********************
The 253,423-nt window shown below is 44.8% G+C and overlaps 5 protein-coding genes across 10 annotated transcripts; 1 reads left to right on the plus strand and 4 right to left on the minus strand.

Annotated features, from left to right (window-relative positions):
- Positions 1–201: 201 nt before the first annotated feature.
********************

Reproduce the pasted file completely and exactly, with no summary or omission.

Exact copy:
The 253,423-nt window shown below is 44.8% G+C and overlaps 5 protein-coding genes across 10 annotated transcripts; 1 reads left to right on the plus strand and 4 right to left on the minus strand.

Annotated features, from left to right (window-relative positions):
- Positions 1–201: 201 nt before the first annotated feature.